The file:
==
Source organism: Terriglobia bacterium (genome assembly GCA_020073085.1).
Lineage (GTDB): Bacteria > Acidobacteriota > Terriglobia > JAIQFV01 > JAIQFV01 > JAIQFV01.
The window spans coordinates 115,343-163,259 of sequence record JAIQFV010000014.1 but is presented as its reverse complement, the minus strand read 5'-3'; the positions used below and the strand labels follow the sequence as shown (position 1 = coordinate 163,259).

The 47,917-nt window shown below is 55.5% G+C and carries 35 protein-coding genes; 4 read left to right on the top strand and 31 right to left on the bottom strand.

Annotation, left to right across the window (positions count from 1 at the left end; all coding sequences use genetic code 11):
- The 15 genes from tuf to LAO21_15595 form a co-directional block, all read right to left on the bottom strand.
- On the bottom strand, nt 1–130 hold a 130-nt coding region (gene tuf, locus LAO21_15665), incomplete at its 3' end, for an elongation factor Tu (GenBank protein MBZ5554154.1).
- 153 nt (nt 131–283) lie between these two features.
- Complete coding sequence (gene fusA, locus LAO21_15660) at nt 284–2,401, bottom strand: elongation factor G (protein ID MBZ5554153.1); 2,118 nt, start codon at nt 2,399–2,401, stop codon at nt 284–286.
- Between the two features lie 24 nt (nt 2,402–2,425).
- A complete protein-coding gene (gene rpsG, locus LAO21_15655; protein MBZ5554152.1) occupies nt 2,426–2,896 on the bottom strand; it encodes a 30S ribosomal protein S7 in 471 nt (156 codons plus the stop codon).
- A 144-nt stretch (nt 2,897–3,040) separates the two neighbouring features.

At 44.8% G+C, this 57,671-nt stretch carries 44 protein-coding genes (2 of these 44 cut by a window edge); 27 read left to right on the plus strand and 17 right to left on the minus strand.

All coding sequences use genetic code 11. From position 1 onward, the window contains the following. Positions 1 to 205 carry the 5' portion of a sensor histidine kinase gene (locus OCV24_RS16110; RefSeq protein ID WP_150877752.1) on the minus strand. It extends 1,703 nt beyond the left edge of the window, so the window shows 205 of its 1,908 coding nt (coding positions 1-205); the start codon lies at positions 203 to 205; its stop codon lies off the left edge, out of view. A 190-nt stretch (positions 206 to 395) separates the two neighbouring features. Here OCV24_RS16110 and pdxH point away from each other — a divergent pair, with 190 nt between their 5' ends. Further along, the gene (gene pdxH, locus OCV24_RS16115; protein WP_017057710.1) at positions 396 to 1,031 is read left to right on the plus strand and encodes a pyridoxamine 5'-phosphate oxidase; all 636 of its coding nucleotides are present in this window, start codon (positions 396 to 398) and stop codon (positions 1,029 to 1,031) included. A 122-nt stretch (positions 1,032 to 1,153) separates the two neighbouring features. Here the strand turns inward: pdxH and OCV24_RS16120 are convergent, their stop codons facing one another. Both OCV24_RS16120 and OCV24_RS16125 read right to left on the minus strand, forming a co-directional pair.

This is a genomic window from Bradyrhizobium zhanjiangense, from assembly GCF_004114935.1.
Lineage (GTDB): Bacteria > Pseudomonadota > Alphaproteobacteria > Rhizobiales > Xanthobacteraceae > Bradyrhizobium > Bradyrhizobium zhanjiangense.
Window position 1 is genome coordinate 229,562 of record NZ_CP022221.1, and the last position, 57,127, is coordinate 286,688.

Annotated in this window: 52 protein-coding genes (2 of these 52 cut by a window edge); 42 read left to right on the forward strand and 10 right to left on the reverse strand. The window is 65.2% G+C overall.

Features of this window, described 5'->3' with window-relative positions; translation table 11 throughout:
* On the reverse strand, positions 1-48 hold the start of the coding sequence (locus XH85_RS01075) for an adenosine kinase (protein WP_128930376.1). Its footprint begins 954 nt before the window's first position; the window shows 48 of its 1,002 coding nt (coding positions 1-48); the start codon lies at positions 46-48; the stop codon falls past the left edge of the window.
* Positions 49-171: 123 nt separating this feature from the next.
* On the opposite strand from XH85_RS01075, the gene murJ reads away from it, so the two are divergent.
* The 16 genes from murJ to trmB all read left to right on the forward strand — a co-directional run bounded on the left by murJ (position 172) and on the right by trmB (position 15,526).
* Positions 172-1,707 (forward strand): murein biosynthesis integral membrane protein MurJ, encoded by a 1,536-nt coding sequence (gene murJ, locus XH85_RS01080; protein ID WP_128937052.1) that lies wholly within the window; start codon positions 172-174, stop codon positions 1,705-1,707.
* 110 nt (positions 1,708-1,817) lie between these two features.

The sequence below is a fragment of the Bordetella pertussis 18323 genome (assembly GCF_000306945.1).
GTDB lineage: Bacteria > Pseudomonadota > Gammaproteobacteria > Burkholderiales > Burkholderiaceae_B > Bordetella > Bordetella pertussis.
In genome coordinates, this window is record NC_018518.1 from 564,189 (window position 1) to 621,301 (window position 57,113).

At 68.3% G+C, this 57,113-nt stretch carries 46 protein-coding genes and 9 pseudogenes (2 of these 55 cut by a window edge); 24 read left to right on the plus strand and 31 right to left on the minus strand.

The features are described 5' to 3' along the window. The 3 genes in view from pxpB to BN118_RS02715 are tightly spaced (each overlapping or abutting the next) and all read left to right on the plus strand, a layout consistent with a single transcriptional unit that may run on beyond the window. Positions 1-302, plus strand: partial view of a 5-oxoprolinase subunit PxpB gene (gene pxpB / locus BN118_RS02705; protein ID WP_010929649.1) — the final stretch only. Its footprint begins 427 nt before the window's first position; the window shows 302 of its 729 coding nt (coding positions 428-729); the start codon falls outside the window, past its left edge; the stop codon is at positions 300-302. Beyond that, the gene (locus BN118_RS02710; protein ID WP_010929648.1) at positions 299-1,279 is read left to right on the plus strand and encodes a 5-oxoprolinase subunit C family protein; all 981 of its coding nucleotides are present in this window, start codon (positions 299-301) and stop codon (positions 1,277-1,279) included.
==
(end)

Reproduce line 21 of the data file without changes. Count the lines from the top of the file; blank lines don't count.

* Positions 49-171: 123 nt separating this feature from the next.